Two Syncona-backed players join forces to take on retinal gene therapies
With ambitions to build an eye gene-therapy powerhouse, UK-based Gyroscope Therapeutics is swallowing US-based device maker Orbit Biomedical, which is focused on sub-retinal surgical delivery technology.
The combination of the two Syncona-backed players — which will operate under the Gyroscope name — will be led by former Genentech executive Khurem Farooq, who was responsible for managing the commercial activities of Lucentis and involved in the pre-launch work for lampalizumab at the Roche company.
Gyroscope is hoping to engineer medicines to cure blindness-causing retinal diseases by combining its gene therapy development and manufacturing tools with Orbit’s surgical platform.
The company — founded by Syncona and Cambridge Enterprise — is currently conducting its first clinical study in patients with geographic atrophy caused by dry age-related macular degeneration (AMD), the most common cause of age-related blindness in the industrialized world. The experimental therapy, GT005, is designed to restore the balance of a complement system known to be hyperactivated in patients with AMD.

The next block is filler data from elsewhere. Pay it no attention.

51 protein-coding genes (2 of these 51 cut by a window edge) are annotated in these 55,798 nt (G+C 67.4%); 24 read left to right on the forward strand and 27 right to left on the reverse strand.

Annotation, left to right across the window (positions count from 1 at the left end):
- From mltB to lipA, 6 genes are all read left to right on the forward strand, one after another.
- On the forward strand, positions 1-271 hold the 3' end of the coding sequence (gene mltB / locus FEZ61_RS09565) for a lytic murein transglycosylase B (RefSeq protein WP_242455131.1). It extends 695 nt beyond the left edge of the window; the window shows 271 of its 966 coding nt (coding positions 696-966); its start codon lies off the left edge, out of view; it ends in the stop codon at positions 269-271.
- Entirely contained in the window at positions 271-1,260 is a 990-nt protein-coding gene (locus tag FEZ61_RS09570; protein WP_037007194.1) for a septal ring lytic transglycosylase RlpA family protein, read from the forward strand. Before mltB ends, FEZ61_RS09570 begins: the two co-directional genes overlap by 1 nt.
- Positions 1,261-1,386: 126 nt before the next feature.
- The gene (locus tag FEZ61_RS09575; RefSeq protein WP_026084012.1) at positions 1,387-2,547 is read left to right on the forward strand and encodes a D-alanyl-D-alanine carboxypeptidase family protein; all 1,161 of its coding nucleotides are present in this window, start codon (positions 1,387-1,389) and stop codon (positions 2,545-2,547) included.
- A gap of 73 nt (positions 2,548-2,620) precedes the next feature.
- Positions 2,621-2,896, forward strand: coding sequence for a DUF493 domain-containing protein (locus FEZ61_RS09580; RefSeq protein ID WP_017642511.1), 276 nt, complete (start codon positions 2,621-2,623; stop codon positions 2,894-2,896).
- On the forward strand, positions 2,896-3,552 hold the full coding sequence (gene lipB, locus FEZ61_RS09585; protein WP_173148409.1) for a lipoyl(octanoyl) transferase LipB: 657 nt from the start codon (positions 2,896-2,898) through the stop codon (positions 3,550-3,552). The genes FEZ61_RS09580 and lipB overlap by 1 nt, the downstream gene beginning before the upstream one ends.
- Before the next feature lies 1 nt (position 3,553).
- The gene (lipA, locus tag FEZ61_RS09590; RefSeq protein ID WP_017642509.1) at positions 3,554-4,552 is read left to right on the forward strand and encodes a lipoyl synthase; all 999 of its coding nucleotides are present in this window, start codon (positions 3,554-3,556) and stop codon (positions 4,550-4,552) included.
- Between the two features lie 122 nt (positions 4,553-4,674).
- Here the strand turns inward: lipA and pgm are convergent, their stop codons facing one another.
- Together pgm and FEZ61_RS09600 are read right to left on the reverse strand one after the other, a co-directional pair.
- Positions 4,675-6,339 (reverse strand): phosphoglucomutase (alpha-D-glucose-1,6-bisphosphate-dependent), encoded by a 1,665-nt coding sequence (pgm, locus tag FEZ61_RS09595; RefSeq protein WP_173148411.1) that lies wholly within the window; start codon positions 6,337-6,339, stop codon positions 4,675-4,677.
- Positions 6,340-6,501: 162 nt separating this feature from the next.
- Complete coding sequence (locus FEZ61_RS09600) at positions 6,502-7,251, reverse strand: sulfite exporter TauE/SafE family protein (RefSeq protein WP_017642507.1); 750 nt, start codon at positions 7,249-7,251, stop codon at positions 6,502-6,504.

Gyroscope’s Soraya Bekkali, who led the company into the clinic as CEO, is now going to be in charge of the combined company’s R&D engine. Meanwhile, Susan Hill, who led the launch of Orbit, will come as the combined company’s chief business officer.
Earlier this week, the maker of the blockbuster AMD drug Eylea, Regeneron $REGN tied the knot with RNAi major Alnylam $ALNY to among other things, find a way to protect the franchise it’s built for the flagship drug, after consciously uncoupling from its long term partner Sanofi $SNY.
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